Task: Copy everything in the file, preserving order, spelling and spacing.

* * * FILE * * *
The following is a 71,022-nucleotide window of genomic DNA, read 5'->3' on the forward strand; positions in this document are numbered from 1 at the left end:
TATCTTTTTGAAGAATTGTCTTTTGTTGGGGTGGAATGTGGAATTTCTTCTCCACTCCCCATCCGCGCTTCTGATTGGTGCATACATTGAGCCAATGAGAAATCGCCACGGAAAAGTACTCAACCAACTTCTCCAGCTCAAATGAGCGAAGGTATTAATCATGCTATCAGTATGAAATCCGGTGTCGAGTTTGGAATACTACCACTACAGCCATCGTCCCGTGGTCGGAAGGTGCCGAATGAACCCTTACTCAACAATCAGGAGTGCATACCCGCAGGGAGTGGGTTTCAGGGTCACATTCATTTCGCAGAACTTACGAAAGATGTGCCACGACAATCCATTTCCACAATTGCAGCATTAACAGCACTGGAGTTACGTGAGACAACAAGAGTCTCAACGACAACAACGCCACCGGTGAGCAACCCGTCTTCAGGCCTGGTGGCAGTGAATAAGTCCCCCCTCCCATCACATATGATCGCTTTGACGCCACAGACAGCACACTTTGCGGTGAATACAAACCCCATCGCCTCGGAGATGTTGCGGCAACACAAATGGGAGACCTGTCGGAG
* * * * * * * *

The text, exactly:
The following is a 71,022-nucleotide window of genomic DNA, read 5'->3' on the forward strand; positions in this document are numbered from 1 at the left end:
TATCTTTTTGAAGAATTGTCTTTTGTTGGGGTGGAATGTGGAATTTCTTCTCCACTCCCCATCCGCGCTTCTGATTGGTGCATACATTGAGCCAATGAGAAATCGCCACGGAAAAGTACTCAACCAACTTCTCCAGCTCAAATGAGCGAAGGTATTAATCATGCTATCAGTATGAAATCCGGTGTCGAGTTTGGAATACTACCACTACAGCCATCGTCCCGTGGTCGGAAGGTGCCGAATGAACCCTTACTCAACAATCAGGAGTGCATACCCGCAGGGAGTGGGTTTCAGGGTCACATTCATTTCGCAGAACTTACGAAAGATGTGCCACGACAATCCATTTCCACAATTGCAGCATTAACAGCACTGGAGTTACGTGAGACAACAAGAGTCTCAACGACAACAACGCCACCGGTGAGCAACCCGTCTTCAGGCCTGGTGGCAGTGAATAAGTCCCCCCTCCCATCACATATGATCGCTTTGACGCCACAGACAGCACACTTTGCGGTGAATACAAACCCCATCGCCTCGGAGATGTTGCGGCAACACAAATGGGAGACCTGTCGGAG